On relationship front, we had speed dating, which I didn’t attend but heard was a failure as more guys turned up than girls (usual damn) and another session on finding a partner for long term which I attended and went well. Here the already committed gave some really useful advice and singles relayed confused sounds, as usual. My take away was: First know yourself, prioritise the values you can’t compromise on, tell your close friends about the kind of person you are looking for and then spend some good, long time with the referred person.
Another warm session (with quilts) had us discussing unconditional love which had Sufi stories mixed with personal experiences and moans.
Yet another overwhelming session was on “family constellation” therapy, which is based on the premise that any issue with you is related to some event, may be five generations past, in your family. There was only this girl who had recently had a serious accident and me attending this one. We could not believe much of what facilitator said but at the end he got us both into an activity about “field of connection” which is the key element of this therapy. In this one person tells the other about his/her issue, draws a circle and lets the other in that circle. I could not believe the deep association I felt with this girl when she was standing in my circle of connection and it was gone the moment she stepped out. And when it was my turn to enter her circle, it was overpowering to the point of suffocation. I don’t know what it was, but it was not the mind, it was so much real.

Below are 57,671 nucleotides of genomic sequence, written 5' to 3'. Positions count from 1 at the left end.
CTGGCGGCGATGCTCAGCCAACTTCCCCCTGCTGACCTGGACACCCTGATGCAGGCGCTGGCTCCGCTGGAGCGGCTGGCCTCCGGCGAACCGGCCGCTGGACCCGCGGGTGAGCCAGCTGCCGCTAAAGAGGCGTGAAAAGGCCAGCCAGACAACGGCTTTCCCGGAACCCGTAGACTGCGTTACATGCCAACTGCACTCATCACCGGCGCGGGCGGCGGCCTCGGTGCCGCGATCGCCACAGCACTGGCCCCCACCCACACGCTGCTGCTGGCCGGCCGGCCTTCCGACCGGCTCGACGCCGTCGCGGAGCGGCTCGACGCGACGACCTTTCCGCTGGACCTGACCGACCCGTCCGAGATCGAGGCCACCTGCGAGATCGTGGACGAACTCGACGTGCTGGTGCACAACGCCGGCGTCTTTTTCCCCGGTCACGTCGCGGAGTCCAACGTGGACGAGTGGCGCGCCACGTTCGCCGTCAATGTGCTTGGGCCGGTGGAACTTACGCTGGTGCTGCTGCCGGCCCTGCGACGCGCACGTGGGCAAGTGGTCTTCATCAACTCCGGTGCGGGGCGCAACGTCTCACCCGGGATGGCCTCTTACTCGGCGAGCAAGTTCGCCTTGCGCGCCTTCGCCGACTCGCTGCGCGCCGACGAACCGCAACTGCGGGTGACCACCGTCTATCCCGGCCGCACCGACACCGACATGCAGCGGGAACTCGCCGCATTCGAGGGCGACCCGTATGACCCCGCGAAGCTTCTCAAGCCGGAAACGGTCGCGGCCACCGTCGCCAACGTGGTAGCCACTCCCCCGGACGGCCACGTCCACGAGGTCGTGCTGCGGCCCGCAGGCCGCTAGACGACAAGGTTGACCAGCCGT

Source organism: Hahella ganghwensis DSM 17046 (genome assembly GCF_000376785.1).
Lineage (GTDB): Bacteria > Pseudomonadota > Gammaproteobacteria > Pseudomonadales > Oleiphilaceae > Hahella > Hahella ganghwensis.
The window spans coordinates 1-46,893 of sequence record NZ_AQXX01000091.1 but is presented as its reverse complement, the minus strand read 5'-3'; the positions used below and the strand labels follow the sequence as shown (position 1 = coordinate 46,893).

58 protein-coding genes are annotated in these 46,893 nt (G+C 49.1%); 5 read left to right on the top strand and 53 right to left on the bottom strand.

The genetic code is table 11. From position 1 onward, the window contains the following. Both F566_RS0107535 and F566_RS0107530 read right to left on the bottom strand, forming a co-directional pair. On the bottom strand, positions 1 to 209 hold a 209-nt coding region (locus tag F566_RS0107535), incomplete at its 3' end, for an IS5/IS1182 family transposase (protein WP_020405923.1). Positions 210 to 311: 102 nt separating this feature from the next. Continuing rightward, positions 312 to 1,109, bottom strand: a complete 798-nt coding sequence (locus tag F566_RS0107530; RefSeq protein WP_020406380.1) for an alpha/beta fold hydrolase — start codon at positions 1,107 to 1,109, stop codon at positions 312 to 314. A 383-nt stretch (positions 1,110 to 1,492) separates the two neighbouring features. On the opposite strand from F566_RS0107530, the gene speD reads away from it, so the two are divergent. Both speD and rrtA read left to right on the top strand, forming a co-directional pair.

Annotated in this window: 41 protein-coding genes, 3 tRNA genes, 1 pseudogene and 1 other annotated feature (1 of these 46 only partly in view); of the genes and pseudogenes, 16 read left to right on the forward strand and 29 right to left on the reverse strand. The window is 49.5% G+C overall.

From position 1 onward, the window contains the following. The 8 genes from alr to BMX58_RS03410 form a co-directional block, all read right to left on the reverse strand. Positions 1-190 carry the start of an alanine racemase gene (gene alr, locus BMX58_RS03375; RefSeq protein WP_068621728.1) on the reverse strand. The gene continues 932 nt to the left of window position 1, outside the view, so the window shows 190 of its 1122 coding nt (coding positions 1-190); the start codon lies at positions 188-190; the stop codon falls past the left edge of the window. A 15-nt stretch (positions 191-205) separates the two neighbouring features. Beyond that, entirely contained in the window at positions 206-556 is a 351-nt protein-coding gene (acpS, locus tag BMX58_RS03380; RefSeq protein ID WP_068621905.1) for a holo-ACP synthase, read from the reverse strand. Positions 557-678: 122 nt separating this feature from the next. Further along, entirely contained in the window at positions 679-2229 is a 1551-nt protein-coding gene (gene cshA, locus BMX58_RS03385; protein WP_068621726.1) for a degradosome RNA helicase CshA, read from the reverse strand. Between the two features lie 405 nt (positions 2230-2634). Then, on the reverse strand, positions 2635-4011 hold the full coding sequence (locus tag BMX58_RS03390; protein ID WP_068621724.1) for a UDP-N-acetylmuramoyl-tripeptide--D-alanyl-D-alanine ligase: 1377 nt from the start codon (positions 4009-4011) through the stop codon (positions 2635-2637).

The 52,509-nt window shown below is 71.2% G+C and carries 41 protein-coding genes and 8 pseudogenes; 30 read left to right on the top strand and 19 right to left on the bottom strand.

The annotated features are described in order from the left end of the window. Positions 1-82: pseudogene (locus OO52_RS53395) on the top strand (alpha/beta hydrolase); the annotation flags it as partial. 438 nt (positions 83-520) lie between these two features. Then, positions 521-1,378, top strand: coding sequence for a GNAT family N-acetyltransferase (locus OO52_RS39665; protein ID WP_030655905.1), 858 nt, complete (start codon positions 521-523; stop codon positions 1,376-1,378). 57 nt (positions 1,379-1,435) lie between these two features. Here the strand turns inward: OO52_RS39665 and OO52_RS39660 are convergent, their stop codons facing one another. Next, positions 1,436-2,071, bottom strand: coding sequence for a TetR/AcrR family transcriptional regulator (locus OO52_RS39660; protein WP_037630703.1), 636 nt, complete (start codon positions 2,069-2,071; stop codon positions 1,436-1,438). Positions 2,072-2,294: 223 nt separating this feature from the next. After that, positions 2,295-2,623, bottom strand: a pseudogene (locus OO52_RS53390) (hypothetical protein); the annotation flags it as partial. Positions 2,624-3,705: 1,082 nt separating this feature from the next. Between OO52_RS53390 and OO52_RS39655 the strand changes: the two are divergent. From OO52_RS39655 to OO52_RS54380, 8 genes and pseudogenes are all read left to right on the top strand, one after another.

There were so many other things that we did and bonded over. The most important thing for me was the realisation that there are so many possibilities of living with abundance. I consider myself to be lucky being without a usual 9 to 5 job, EMIs to pay and still sustaining. But this event told me there’s still a lot to shed… especially tears. Yes, I always considered myself dry eyed, and here I was crying copiously, many a times being moved by a simple statement or sharing.
What was this world where we could be ourselves, sauntering around in night suits and unkempt looks without getting a second stare? Where we could sing, dance and act unhindered? It was utopia.
At one of the nights, Manish Jain, the founder of Shikshantar shared his Shamanic experiences from south America which says that the natural forces get activated between 12 to 6 at night, so whatever dreams you get around that time are messages from the other world. This meant that 15 people huddled into the room I was sharing with a friend and slept off with the question: “Why we are here? Why this unconference in the desert?” I could not get into the mode due to the snores of early sleepers. But one of them had a very clear message to share. What he saw was a thick forest where so much is concealed and then a desert where things are evident. Everything has to come out or is revealed by the moving sands. That’s why we were there: To find our true selves. It’s difficult to be back from that place.
But at least we know how we can create our own spaces now amidst all that madness around. And that’s the best gift to take to 2017.
I wish you can experience this blessing too.
See more videos and pics from the unconference at this facebook page
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First published on the Journo jottings blog